The recent discovery of two rare birds in Maine and the March for Science on April 22 provide a way to think about the power of science as a way of knowing.
On Earth Day, tens of thousands of people gathered in Washington, D.C. to promote the strength of science in improving our world and in advancing our knowledge. Many satellite Marches for Science, including several in Maine, were held for supporters who could not make the trek to our nation’s capital.
Scientific thinking unfortunately has little traction in our government. Of the 541 members of the U.S. Congress, only six have a degree in science or math. We have never elected a scientist as President although Grant, Hoover, Eisenhower and Carter did have engineering degrees.
Yet, the scientific approach has much to offer. First, science is evidence-based. As scientists, we must always be open to alternative explanations as we continue to learn. In other words, science is provisional. We must go where the evidence takes us.
Second, the scientific method embodies the notion of skepticism. We always need to question our interpretations. Although the distinction may seem subtle, scientists seek to disprove hypotheses, not confirm or “prove” them.
To explain a pattern, a scientist will come up with one or more hypotheses that can explain the pattern. Then, she will design an experiment to try to knock that explanation down. If her experiment is consistent with her hypotheses, she can design a different experiment to further test it. Colleagues may repeat her experiment. If the hypothesis stands up to these tests, we treat it as provisionally true. If the experiments fail to support the hypothesis, we reject it and move on to test other possible explanations. Scientists try to disprove.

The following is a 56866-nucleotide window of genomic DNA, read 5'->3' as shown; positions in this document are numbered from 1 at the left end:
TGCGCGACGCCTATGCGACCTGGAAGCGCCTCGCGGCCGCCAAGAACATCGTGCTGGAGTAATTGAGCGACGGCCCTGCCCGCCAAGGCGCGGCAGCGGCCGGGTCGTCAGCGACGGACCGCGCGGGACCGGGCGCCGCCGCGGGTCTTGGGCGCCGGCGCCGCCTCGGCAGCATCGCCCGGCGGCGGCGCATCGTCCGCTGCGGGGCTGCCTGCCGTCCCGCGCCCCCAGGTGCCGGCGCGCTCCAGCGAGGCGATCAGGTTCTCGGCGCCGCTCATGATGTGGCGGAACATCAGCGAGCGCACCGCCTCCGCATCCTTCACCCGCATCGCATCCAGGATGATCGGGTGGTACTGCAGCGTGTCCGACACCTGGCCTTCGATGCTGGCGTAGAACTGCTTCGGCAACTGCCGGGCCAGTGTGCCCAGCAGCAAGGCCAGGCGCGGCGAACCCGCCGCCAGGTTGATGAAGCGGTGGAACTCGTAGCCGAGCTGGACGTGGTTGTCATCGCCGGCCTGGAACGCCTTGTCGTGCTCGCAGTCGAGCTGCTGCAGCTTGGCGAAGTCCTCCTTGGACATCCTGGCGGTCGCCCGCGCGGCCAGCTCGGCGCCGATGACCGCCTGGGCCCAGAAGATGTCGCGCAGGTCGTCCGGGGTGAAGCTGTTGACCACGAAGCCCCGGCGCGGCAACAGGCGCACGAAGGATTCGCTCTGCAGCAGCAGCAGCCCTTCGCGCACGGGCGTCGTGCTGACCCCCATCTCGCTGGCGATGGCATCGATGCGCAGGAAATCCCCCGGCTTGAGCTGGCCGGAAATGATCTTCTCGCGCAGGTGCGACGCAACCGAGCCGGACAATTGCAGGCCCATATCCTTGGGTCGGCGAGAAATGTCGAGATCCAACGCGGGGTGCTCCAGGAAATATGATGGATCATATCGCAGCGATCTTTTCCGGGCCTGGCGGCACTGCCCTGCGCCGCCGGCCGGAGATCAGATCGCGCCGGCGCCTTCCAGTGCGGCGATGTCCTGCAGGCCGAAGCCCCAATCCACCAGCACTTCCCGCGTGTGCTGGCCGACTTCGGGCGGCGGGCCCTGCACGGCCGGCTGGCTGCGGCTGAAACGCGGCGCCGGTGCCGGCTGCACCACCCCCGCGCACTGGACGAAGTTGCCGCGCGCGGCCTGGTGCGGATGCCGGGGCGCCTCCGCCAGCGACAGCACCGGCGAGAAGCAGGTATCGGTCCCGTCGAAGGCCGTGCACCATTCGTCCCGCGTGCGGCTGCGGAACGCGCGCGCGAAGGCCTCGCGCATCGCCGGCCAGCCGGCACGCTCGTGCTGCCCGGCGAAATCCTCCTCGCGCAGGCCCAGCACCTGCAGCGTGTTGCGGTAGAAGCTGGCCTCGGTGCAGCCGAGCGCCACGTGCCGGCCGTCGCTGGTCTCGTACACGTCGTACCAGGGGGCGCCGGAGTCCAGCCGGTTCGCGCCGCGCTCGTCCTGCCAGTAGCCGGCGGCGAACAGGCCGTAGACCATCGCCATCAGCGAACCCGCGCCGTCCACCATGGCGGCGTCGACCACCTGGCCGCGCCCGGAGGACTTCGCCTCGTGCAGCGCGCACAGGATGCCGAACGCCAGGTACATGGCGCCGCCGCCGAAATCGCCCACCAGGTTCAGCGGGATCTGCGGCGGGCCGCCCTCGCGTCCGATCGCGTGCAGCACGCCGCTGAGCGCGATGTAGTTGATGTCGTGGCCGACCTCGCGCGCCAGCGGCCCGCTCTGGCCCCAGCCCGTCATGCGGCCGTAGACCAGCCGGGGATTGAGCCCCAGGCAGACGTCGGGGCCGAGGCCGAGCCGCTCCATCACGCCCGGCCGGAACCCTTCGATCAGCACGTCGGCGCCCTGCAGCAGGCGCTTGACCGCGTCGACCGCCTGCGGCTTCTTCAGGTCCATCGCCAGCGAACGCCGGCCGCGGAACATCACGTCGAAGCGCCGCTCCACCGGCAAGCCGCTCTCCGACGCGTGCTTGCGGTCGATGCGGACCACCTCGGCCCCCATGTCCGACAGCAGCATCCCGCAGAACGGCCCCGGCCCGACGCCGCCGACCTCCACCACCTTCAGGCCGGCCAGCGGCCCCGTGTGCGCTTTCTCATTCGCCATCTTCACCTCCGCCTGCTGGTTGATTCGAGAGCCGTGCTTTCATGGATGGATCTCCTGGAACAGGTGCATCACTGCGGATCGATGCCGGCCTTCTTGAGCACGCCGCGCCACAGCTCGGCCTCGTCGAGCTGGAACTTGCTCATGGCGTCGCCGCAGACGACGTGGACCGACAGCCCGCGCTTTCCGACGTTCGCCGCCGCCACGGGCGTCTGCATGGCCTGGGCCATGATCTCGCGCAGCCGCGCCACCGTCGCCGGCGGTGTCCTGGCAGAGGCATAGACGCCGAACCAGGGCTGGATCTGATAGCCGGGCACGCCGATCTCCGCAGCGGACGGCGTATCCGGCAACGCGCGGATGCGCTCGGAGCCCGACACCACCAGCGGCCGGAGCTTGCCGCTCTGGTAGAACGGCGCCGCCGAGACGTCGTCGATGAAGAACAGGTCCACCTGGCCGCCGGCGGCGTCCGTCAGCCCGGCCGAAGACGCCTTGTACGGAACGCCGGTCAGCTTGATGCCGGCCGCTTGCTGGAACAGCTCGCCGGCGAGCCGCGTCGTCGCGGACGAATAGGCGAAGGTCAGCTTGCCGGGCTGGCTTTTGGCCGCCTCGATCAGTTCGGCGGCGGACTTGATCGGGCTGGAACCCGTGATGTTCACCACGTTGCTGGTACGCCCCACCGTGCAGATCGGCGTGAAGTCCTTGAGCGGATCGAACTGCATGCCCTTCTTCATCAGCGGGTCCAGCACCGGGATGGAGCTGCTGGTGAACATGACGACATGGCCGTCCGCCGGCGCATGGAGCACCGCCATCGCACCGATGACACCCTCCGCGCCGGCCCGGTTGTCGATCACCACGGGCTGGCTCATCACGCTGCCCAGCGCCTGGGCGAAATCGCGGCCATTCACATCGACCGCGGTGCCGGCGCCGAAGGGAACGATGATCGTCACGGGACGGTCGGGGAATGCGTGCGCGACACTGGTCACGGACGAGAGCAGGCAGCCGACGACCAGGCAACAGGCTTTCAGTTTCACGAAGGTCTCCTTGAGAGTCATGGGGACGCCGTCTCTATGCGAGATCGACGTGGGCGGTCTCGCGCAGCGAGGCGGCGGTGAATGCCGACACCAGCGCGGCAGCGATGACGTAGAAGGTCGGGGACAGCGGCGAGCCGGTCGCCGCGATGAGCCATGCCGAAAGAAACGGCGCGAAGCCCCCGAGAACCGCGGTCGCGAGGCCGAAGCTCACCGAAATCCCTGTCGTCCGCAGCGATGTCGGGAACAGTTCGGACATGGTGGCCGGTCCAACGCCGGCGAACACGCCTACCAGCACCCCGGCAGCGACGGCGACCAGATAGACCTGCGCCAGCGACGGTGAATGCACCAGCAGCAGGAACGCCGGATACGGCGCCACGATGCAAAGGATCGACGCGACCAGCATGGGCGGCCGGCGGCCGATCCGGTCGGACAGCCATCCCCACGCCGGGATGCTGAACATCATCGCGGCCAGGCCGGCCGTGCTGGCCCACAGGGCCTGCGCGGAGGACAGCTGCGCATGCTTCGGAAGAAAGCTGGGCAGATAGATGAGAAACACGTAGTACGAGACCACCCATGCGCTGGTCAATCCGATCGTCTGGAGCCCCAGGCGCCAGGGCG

The beauty of this approach is that it removes one’s ego from the process. We all have great ideas. If we try to prove them, we run the risk of cherry-picking information to find information that is supportive and ignore, perhaps subconsciously, information that would disprove one’s great idea.
Psychologists call this effect confirmation bias. We selectively accept observations that conform to our expectation and blithely ignore observations that don’t fit.
Professor Richard Dawkins relates an anecdote of attending a seminar by a distinguished, older scientist. At the conclusion of the talk, a young student asked a perceptive question that essentially caused the speaker’s lifetime of research to crumble. Rather than becoming angry, the scientist went over and shook the student’s hand for his role in moving science further by disproving his hypothesis.
If you ever hear someone say that I proved my hypothesis, you know they do not understand the scientific method.
Let’s go back 2400 years to Greece. Aristotle wrote about many Greek birds. He noted that the five swallows there (including the familiar Barn Swallow) disappeared in the winter. He knew of no reports of occurrences of these birds elsewhere during the winter. He proposed that these birds hibernate. That is a perfectly good hypothesis; it can be tested.
As it turns out, this hibernation hypothesis became part of natural history lore and was not disproven for 2300 years. Even the great ornithologist Elliot Coues in 1882 was agnostic on the issue. Of course, now we have the evidence that swallows migrate to tropical areas to pass the winter.
Extraordinary claims require extraordinary evidence. The recent finding of a Fieldfare (a robin relative) in Newcastle and a Vermilion Flycatcher in Bremen on Hog Island should rightly invite skepticism. Fieldfare had never been reported in Maine and we have an earlier sight record of Vermilion Flycatcher but no photos. Fortunately, observers provided photographs of both of these recent rarities. They are confirmed records.
As birders, we should question other observers’ sighting and prepare to have our own sightings questioned. These doubts should not be taken as insults on our abilities but rather the proper performance of scientific, skeptical inquiry.
[First published on April 30, 2017]